This webpage contains information regarding the master course on Radio Astronomy at Leiden University for 2018. This page will be updated during the course.
Radio astronomy has a special place in modern astrophysics. It yields an unobscured view of the structure of our own Milky Way and other galaxies. It shows us a very diverse range of both thermal and non-thermal phenomena and objects. It maps out dust and molecules forming stars and planets in dark clouds. It uniquely probes magnetic fields across interstellar and intergalactic space. It reveals the distribution of dark matter in galaxies via observations of neutral hydrogen, the most abundant element in the Universe. Finally, it provides the only way to study the very earliest epochs of the Universe, by measurements of the cosmic microwave background and by studying the large-scale distribution of neutral hydrogen during the so-called dark ages and the epoch of reionisation, when stars began to shine for the first time, and active galaxies were forming.
This course provides an introduction to the tools, techniques, and science of radio astronomy. The discussion includes: fundamentals and some history of measuring cosmic radio signals, the basic properties of antennas and receivers, practical aspects of radio interferometry (incl. calibration and imaging techniques from ALMA to VLBI to LOFAR), overview of existing facilities and next generation radio telescopes (e.g. SKA). Specific science topics include molecular radiation and masers, sub-mm galaxies at high-z, pulsars, the early Universe.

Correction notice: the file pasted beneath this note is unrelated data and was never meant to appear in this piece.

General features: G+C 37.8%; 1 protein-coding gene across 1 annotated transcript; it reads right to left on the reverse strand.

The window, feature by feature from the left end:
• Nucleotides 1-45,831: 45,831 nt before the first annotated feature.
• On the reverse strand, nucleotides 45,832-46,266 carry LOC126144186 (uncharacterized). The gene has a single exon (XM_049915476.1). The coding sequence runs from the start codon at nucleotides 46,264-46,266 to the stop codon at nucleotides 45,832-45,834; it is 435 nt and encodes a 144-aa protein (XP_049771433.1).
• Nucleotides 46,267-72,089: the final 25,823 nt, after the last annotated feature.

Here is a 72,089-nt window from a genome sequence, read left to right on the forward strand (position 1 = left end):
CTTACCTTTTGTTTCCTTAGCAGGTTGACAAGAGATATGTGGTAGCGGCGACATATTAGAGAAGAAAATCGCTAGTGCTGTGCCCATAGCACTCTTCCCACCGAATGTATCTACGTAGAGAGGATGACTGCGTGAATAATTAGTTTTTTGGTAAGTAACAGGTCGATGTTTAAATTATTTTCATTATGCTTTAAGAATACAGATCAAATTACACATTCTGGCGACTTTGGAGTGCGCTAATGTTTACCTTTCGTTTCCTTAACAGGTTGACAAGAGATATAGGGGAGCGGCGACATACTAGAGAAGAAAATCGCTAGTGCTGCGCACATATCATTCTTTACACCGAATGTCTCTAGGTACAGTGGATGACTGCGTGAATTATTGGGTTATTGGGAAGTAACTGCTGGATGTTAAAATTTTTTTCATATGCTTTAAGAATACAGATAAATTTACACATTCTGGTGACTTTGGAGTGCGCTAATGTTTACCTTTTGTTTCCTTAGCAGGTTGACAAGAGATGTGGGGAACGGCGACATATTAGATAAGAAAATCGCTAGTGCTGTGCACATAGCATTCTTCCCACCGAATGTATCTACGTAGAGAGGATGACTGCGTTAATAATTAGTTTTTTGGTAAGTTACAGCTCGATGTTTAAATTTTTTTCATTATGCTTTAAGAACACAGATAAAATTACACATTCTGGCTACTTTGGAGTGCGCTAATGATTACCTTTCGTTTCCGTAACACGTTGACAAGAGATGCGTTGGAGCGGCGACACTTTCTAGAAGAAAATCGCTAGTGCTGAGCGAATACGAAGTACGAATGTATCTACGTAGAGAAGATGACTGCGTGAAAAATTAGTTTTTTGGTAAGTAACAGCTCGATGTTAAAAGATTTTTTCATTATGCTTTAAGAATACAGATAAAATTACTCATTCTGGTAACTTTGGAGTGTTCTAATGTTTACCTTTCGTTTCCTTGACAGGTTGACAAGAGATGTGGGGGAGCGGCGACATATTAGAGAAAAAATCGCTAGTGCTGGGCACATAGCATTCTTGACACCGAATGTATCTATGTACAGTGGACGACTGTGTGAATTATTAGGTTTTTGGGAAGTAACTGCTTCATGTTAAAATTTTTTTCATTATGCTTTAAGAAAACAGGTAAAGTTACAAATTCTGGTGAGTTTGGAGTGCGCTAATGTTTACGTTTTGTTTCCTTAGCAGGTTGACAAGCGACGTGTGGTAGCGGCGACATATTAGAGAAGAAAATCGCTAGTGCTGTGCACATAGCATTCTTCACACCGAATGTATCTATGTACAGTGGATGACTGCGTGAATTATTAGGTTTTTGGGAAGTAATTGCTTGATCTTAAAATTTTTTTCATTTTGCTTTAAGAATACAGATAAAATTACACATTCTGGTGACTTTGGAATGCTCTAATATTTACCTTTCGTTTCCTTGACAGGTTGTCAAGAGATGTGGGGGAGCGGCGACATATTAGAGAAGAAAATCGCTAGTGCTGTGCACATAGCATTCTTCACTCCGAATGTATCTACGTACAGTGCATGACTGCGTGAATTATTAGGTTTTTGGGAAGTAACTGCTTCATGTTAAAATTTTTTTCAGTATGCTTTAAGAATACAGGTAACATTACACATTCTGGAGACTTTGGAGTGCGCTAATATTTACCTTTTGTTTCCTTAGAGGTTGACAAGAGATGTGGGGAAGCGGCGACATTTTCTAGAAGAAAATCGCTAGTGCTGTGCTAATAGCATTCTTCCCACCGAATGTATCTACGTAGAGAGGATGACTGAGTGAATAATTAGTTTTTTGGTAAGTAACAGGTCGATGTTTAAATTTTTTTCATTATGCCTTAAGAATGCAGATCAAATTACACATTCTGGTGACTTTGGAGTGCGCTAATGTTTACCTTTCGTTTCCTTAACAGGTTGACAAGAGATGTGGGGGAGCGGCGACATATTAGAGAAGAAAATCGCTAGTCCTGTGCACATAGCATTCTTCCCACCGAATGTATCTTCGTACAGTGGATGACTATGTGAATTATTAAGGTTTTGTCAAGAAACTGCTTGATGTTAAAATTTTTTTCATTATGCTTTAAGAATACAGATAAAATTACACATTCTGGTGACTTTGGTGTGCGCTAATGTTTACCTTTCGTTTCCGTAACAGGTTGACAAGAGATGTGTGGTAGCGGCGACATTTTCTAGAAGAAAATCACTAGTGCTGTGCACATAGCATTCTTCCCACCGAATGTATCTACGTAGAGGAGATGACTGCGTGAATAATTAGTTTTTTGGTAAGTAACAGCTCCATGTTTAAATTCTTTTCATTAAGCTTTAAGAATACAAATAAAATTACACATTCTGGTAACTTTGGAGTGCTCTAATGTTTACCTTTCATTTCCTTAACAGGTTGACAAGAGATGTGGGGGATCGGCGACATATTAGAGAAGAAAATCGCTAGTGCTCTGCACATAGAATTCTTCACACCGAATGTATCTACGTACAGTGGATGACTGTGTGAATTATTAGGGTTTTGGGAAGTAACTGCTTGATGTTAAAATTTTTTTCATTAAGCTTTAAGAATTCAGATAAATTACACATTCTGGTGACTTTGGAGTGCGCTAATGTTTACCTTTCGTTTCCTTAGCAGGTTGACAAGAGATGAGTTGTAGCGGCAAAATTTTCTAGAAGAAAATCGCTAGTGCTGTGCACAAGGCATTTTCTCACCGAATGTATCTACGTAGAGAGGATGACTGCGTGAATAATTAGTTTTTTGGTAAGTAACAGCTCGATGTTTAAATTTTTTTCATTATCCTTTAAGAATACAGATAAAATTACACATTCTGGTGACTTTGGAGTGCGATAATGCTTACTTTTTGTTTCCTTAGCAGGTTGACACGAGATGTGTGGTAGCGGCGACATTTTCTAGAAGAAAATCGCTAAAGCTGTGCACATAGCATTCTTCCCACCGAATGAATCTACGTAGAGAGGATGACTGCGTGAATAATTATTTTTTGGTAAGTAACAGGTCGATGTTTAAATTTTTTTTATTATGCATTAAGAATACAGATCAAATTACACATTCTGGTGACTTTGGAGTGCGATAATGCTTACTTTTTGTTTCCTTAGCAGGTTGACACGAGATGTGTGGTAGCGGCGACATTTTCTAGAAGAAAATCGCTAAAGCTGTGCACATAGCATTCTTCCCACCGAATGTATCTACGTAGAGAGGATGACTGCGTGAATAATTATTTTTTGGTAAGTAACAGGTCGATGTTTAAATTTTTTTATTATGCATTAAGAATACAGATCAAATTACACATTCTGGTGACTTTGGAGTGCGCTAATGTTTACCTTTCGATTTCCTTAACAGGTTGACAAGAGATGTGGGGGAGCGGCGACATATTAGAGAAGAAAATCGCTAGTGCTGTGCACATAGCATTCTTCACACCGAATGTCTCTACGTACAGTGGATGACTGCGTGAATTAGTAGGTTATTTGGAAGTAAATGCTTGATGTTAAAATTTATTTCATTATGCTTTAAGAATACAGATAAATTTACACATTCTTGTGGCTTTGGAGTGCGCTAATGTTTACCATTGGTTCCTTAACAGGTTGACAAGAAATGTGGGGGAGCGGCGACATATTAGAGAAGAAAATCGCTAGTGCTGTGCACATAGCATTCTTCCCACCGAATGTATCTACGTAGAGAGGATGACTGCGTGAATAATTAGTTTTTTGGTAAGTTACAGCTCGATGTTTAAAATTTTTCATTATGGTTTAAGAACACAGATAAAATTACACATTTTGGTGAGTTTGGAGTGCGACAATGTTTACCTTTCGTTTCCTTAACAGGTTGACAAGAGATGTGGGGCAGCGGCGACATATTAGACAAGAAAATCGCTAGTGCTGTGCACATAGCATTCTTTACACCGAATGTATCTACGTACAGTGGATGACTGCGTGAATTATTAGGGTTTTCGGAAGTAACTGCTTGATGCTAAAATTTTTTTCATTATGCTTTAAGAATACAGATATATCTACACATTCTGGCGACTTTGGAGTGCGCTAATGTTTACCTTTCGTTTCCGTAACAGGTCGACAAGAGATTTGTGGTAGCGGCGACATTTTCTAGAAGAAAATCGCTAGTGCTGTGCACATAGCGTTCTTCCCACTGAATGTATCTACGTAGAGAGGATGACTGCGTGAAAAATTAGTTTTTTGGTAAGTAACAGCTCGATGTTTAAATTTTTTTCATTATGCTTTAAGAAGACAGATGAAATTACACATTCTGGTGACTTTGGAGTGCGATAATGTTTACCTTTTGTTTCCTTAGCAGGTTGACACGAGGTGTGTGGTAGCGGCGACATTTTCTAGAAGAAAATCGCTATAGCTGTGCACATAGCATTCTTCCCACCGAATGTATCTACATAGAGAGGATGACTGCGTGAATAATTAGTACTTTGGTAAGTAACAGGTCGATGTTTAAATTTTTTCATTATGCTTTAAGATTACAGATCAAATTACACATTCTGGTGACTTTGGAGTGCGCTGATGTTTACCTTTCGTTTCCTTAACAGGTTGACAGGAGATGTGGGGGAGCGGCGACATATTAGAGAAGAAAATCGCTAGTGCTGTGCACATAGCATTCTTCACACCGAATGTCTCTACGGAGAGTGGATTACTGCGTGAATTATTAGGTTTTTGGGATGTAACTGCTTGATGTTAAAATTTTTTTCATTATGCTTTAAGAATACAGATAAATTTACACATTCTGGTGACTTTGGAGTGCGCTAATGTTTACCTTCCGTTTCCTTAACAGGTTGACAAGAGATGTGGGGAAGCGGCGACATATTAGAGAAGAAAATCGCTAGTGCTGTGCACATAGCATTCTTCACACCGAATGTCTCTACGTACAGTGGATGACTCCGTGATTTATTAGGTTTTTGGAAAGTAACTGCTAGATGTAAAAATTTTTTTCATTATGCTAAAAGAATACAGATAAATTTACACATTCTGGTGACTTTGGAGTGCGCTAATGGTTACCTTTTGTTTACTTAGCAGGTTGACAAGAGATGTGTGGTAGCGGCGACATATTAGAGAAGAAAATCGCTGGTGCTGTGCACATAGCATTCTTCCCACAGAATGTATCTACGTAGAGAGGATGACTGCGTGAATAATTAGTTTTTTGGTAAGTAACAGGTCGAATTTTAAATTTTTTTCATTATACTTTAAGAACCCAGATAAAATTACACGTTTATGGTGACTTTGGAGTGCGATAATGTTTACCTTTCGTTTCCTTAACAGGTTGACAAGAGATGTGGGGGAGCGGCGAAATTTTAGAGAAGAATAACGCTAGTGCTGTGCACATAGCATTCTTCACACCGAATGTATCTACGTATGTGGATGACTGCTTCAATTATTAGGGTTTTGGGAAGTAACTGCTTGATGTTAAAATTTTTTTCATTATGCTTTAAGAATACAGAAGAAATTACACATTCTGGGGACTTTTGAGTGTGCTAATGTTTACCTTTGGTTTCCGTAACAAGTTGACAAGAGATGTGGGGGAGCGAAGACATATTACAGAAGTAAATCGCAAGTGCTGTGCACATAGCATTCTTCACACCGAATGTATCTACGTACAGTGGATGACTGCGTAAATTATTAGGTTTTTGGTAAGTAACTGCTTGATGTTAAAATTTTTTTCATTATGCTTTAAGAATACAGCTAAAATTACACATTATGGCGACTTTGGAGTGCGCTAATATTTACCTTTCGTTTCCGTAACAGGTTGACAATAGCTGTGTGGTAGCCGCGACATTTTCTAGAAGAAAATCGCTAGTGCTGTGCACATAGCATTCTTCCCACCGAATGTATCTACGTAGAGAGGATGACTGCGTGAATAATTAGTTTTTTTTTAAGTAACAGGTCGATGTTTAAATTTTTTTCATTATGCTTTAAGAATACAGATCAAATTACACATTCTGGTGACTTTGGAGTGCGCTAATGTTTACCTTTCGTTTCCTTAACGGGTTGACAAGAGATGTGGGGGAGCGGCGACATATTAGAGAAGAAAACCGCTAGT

The course includes practical sessions where students get a chance to make radio images from real interferometry data under close supervision. The students will be asked to report on a specific data processing assignment. The course concludes with a field trip to ASTRON and JIVE and the LOFAR and WSRT radio telescopes located in Drenthe.
Students will learn how specific astronomical phenomena can be studied at radio wavelengths and which type of telescopes match the requirements for such observations, including quantitative assessments of sensitivity and resolution. They will be familiar with the concepts of radio astronomy techniques and acquire basic skills for dealing with interferometry data. The course will require students to consult the scientific literature and produce a concise scientific report.
The class consists of lectures and practical sessions. Unless indicated differently, lectures are on Friday between 11:00 and 12:45 in room HL414, and practical sessions (tutorials and assignments) are Friday between 13:30 and 15:15 in room HL411. The table below provides an overview. More detail is given on the schedule_2018 page and on the assignment_2018 page we provide the guidelines for finishing the reports.
|Date||What (and Who*)||Note|
|Sep 7, 2018||Lecture 1 (TS)||No practical session|
|Sep 14, 2018||–||No lectures or practical sessions|
|Sep 21, 2018||Lecture 2 (MB), Tutorial 1 (MB/TS/MO/RM)|
|Sep 28, 2018||Lecture 3 (MB), Tutorial 2 (MB/MO/RM)|
|Oct 5, 2018||Lecture 4 (MB), Tutorial 3 (MB/MO/RM)|
|Oct 12, 2018||Lecture 5 (MB), Tutorial 4 (MB/TS/MO/RM)|
|Oct 19, 2018||Lecture 6 (MB), Assignment (MB/TS)|
|Oct 26, 2018||Lecture 7 (TS), Assignment (MO/RM)|
|Nov 2, 2018||Lecture 8 (TS), Assignment (MO/RM)|
|Nov 9, 2018||Lecture 9 (MB), Assignment (MO/RM)|
|Nov 16, 2018||Lecture 10 (TS), Assignment|
|Nov 23, 2018||Lecture 11 (GL), Assignment (MO/RM)||GL = TBD|
|Nov 30, 2018||Lecture 12 (MB)|
|Dec 7, 2018||-||!! ASSIGNMENT REPORTS DUE !!|
|Nov 21, 2018||Field trip||Long day; includes lunch. Choose a date on: https://doodle.com/poll/w5997siiqrcmq9nc|
|Dec 14, 2018||Written Exam||10:00 - 13:00 HL414|
[*]: MB = Michiel Brentjens, TS = Tim Shimwell, MO = Martijn Oei, RM = Rafaël Mostert, GL = guest lecturer
ASTRON | brentjens @ astron dot nl
ASTRON | shimwell @ astron dot nl